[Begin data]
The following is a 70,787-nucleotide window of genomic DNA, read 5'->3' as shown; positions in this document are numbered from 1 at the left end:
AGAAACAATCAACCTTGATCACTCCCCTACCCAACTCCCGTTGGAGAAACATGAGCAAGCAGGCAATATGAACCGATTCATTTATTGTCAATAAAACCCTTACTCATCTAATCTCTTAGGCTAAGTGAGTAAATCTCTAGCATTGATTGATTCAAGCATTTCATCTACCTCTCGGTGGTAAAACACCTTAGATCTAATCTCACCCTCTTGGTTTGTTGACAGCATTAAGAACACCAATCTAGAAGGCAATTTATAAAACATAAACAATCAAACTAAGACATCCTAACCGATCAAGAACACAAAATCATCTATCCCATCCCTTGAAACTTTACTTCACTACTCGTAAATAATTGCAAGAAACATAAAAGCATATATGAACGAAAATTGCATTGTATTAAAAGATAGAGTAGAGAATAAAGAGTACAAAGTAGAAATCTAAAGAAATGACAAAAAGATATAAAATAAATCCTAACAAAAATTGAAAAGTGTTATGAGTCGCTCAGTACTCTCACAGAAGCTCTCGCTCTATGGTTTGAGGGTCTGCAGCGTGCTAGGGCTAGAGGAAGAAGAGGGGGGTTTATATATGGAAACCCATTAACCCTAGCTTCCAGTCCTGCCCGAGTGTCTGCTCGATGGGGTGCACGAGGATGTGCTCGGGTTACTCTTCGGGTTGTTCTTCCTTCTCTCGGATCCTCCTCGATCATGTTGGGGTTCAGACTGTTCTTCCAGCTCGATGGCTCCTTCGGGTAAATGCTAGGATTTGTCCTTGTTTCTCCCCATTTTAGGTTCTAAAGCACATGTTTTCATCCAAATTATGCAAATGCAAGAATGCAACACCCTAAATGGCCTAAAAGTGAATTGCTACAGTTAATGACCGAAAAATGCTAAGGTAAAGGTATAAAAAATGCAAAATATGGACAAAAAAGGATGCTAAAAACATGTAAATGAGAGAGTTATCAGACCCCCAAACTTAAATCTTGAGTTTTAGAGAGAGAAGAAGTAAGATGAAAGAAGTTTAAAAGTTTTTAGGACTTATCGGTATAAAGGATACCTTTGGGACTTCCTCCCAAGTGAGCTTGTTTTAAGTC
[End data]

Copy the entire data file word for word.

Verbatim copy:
The following is a 70,787-nucleotide window of genomic DNA, read 5'->3' as shown; positions in this document are numbered from 1 at the left end:
AGAAACAATCAACCTTGATCACTCCCCTACCCAACTCCCGTTGGAGAAACATGAGCAAGCAGGCAATATGAACCGATTCATTTATTGTCAATAAAACCCTTACTCATCTAATCTCTTAGGCTAAGTGAGTAAATCTCTAGCATTGATTGATTCAAGCATTTCATCTACCTCTCGGTGGTAAAACACCTTAGATCTAATCTCACCCTCTTGGTTTGTTGACAGCATTAAGAACACCAATCTAGAAGGCAATTTATAAAACATAAACAATCAAACTAAGACATCCTAACCGATCAAGAACACAAAATCATCTATCCCATCCCTTGAAACTTTACTTCACTACTCGTAAATAATTGCAAGAAACATAAAAGCATATATGAACGAAAATTGCATTGTATTAAAAGATAGAGTAGAGAATAAAGAGTACAAAGTAGAAATCTAAAGAAATGACAAAAAGATATAAAATAAATCCTAACAAAAATTGAAAAGTGTTATGAGTCGCTCAGTACTCTCACAGAAGCTCTCGCTCTATGGTTTGAGGGTCTGCAGCGTGCTAGGGCTAGAGGAAGAAGAGGGGGGTTTATATATGGAAACCCATTAACCCTAGCTTCCAGTCCTGCCCGAGTGTCTGCTCGATGGGGTGCACGAGGATGTGCTCGGGTTACTCTTCGGGTTGTTCTTCCTTCTCTCGGATCCTCCTCGATCATGTTGGGGTTCAGACTGTTCTTCCAGCTCGATGGCTCCTTCGGGTAAATGCTAGGATTTGTCCTTGTTTCTCCCCATTTTAGGTTCTAAAGCACATGTTTTCATCCAAATTATGCAAATGCAAGAATGCAACACCCTAAATGGCCTAAAAGTGAATTGCTACAGTTAATGACCGAAAAATGCTAAGGTAAAGGTATAAAAAATGCAAAATATGGACAAAAAAGGATGCTAAAAACATGTAAATGAGAGAGTTATCAGACCCCCAAACTTAAATCTTGAGTTTTAGAGAGAGAAGAAGTAAGATGAAAGAAGTTTAAAAGTTTTTAGGACTTATCGGTATAAAGGATACCTTTGGGACTTCCTCCCAAGTGAGCTTGTTTTAAGTC